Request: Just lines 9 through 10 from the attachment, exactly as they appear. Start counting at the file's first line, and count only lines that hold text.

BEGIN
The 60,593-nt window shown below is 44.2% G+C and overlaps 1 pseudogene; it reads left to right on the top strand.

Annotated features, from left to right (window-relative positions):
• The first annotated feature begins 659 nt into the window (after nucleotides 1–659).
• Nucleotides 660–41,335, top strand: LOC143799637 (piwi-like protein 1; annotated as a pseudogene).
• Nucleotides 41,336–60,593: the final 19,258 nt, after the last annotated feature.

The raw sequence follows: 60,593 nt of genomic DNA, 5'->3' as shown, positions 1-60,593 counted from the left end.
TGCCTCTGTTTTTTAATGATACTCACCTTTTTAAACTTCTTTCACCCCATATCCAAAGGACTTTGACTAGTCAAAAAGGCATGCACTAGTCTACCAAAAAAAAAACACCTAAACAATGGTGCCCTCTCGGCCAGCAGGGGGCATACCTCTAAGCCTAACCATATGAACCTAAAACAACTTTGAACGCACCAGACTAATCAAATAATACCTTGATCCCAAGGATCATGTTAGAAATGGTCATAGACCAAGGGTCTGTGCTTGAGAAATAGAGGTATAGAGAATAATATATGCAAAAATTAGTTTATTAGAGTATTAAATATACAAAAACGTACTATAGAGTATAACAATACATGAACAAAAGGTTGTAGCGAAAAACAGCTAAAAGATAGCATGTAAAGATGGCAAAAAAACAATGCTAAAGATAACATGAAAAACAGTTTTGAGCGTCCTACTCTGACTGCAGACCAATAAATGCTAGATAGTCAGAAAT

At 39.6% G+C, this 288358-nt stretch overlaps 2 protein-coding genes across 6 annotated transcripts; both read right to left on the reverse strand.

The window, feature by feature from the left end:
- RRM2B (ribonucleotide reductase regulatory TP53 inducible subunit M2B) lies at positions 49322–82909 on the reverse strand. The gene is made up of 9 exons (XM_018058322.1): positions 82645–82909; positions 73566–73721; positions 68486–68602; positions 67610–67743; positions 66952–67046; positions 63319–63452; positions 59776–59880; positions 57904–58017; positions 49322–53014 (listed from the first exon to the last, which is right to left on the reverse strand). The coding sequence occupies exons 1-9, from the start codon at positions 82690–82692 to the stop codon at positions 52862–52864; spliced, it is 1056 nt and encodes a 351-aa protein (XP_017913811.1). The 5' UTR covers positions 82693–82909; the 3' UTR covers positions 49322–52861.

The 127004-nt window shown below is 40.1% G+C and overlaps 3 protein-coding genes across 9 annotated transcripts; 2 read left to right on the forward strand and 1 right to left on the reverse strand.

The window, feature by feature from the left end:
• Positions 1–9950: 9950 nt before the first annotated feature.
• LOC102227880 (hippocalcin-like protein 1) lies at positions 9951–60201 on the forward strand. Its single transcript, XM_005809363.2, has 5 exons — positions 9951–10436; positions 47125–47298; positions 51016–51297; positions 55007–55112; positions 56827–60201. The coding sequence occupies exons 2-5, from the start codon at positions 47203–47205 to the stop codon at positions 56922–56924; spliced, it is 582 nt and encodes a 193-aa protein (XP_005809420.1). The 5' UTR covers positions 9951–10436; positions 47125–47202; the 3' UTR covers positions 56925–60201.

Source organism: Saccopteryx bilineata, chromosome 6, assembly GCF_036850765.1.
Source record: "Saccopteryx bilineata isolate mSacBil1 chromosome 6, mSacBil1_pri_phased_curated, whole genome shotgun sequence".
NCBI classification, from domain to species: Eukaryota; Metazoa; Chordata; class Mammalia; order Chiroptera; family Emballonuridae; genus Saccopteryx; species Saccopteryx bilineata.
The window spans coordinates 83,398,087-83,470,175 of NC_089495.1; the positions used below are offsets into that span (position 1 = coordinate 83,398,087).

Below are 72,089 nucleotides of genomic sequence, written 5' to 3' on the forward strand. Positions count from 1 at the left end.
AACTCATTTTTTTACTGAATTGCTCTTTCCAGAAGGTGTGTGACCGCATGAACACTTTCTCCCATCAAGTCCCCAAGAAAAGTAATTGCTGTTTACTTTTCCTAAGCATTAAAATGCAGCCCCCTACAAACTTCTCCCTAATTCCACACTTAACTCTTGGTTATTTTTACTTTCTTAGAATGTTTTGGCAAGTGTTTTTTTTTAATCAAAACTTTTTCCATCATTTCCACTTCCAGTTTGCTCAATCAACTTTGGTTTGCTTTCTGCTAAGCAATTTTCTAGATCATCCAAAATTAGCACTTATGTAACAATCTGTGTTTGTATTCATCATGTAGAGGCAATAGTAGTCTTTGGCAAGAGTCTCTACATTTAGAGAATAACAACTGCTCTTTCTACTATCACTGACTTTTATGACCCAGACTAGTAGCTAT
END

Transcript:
The window, feature by feature from the left end:
- RRM2B (ribonucleotide reductase regulatory TP53 inducible subunit M2B) lies at positions 49322–82909 on the reverse strand. The gene is made up of 9 exons (XM_018058322.1): positions 82645–82909; positions 73566–73721; positions 68486–68602; positions 67610–67743; positions 66952–67046; positions 63319–63452; positions 59776–59880; positions 57904–58017; positions 49322–53014 (listed from the first exon to the last, which is right to left on the reverse strand). The coding sequence occupies exons 1-9, from the start codon at positions 82690–82692 to the stop codon at positions 52862–52864; spliced, it is 1056 nt and encodes a 351-aa protein (XP_017913811.1). The 5' UTR covers positions 82693–82909; the 3' UTR covers positions 49322–52861.